Aphasia or dysphasia Loss or impairment of the production or comprehension of spoken or written language because of an acquired lesion of the brain.
Dysarthria and anarthria A defect in articulation with intact mental functions and comprehension of spoken and written language and normal syntax (grammatical construction of sentences). pure motor disorder of the muscles of articulation and may be a result of flaccid or spastic paralysis, rigidity, repetitive spasms (stuttering), or ataxia.
Aphonia or dysphoniaAn alteration or loss of voice because of a disorder of the larynx or its innervation Articulation and language are unaffected
Receptive aphasia (Wernickesaphasia), lesion in the receptive language area, notably in Wernickes area. auditory and visual comprehension of language, naming of objects, and repetition of a sentence spoken by the examiner are all defective
Anomic aphasia (isolationsyndrome), Infarcts that isolate the sensory language area from surrounding parietal and temporal cortex characterized by fluent but circumlocutory speech caused by word-finding difficulties. Some authorities doubt the existence of anomic aphasia as a distinct clinical entity because most patients with lesions in the left parietal lobe have difficulty with naming
Transcortical aphasia of thereceptive (or sensory) type Some patients cannot understand words and sentences or produce intelligible speech, but they can correctly repeat what the examiner says. associated with destruction of cortex in the middle temporal gyrus, inferior and posterior to Wernickes receptive language area.
Alexia loss of the ability to read common accompaniment of aphasia caused by temporal or parietal lobe lesions. In most cases, accompanied by agraphia, the inability to write.
Pure alexia without agraphia and with normal comprehension of spoken wordsFrom single lesion lateral to the occipital horn of the left lateral ventricle or combination of two lesions, one in the left occipital lobe and the other in the splenium of the corpus callosum.
Such lesions sever connections between both visual cortices and the unilaterally located language areas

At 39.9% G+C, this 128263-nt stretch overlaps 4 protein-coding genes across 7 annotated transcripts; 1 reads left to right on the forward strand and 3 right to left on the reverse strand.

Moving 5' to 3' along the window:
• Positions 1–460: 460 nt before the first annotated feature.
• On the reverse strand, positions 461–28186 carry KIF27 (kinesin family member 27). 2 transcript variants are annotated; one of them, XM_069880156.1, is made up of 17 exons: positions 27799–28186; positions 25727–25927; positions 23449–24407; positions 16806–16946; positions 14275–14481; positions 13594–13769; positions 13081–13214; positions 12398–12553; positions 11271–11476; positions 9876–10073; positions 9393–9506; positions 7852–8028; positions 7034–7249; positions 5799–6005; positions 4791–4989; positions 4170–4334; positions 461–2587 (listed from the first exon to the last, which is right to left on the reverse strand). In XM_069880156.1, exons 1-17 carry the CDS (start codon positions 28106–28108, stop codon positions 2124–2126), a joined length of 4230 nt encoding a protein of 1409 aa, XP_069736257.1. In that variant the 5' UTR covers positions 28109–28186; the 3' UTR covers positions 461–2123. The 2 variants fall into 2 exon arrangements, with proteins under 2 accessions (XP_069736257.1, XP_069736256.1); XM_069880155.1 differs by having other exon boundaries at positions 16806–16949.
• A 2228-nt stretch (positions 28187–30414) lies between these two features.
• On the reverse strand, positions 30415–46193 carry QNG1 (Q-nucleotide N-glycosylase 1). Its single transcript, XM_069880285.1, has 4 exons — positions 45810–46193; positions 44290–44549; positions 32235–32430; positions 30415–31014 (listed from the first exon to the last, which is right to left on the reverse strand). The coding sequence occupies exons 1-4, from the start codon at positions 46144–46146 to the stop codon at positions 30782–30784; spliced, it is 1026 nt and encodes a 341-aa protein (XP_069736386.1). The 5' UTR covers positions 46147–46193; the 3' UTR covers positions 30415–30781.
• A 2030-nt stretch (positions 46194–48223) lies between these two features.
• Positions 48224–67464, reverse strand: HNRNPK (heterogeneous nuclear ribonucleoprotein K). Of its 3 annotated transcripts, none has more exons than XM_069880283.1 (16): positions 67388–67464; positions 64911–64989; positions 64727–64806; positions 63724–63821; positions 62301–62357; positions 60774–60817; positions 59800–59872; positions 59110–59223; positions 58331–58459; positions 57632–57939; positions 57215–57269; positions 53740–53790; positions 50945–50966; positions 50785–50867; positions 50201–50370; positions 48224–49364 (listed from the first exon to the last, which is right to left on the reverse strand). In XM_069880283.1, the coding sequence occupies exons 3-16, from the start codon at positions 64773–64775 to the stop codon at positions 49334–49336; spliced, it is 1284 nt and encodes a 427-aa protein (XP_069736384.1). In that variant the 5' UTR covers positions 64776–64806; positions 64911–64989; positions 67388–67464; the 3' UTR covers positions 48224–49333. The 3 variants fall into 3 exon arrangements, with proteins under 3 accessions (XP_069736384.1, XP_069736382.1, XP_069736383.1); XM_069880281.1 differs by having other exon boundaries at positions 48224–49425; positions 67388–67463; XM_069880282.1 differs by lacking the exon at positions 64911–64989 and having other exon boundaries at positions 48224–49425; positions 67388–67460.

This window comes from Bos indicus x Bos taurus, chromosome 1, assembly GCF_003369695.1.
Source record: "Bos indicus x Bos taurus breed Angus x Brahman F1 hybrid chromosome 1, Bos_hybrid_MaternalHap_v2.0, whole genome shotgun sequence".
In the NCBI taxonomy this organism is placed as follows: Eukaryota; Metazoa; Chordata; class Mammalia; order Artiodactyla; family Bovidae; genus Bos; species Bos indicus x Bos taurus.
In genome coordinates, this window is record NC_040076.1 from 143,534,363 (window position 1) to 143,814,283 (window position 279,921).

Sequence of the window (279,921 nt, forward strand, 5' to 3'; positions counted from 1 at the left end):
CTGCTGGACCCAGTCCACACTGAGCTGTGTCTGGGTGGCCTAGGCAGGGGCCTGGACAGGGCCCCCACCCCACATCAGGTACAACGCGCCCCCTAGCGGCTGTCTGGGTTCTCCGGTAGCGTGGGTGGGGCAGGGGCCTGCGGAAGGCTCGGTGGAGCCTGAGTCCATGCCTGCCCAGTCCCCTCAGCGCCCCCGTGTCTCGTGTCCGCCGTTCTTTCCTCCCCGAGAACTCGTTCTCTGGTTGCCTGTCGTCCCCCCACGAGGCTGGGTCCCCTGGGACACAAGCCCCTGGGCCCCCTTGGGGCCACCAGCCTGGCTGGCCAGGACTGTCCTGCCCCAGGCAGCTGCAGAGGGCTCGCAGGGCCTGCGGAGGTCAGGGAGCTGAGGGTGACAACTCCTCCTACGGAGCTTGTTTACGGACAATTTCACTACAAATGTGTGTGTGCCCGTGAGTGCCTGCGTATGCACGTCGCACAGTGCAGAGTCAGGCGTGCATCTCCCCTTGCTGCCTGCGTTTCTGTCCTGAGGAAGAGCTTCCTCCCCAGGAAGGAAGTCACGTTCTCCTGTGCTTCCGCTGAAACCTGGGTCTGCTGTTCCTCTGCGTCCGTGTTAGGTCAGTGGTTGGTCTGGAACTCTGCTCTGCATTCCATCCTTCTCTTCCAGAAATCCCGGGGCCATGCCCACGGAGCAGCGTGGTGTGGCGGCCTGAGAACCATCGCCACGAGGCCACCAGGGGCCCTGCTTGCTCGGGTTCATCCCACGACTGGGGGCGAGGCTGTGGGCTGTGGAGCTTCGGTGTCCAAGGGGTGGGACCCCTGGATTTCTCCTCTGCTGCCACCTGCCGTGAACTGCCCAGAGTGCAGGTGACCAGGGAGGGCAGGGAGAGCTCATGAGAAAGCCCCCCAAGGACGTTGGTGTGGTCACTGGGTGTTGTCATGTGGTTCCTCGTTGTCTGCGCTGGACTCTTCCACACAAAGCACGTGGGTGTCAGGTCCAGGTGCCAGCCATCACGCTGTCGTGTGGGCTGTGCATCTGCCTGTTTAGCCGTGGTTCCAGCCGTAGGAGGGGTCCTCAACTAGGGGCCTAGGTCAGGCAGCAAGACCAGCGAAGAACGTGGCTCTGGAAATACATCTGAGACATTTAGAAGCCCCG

Dyslexia incomplete alexia characterized by an inability to read more than a few lines with understanding. Developmental dyslexia is a common condition in children of normal intelligence who have difficulty learning to read. MRI examination reveals that some such children lack the usual anatomical asymmetry in the size of the planum temporale on the left and right sides.
Expressive aphasia (Brocas aphasia), lesion in Brocas area of the frontal lobe, hesitant and distorted speech with relatively good comprehension. patient with Brocas aphasia can hear that he or she is talking nonsense patient with receptive aphasia talks fluently without being aware of the failure to produce meaningful words.
causes transcortical aphasia of theexpressive (or motor) type cortical lesion anterior to Brocas expressive speech area. The impairment of spontaneous speech is similar to Brocas aphasia, but the patient can accurately repeat words or phrases spoken by someone else.
Global aphasia virtually complete loss of the ability to communicate after destruction of the cortex on both sides of the lateral sulcus. one of the consequences of occlusion of the left middle cerebral artery
Conduction aphasia Interruption of the arcuate fasciculus connecting Wernickes and Brocas areas patient has poor repetition of a sentence spoken by the examiner but relatively good comprehension and spontaneous speech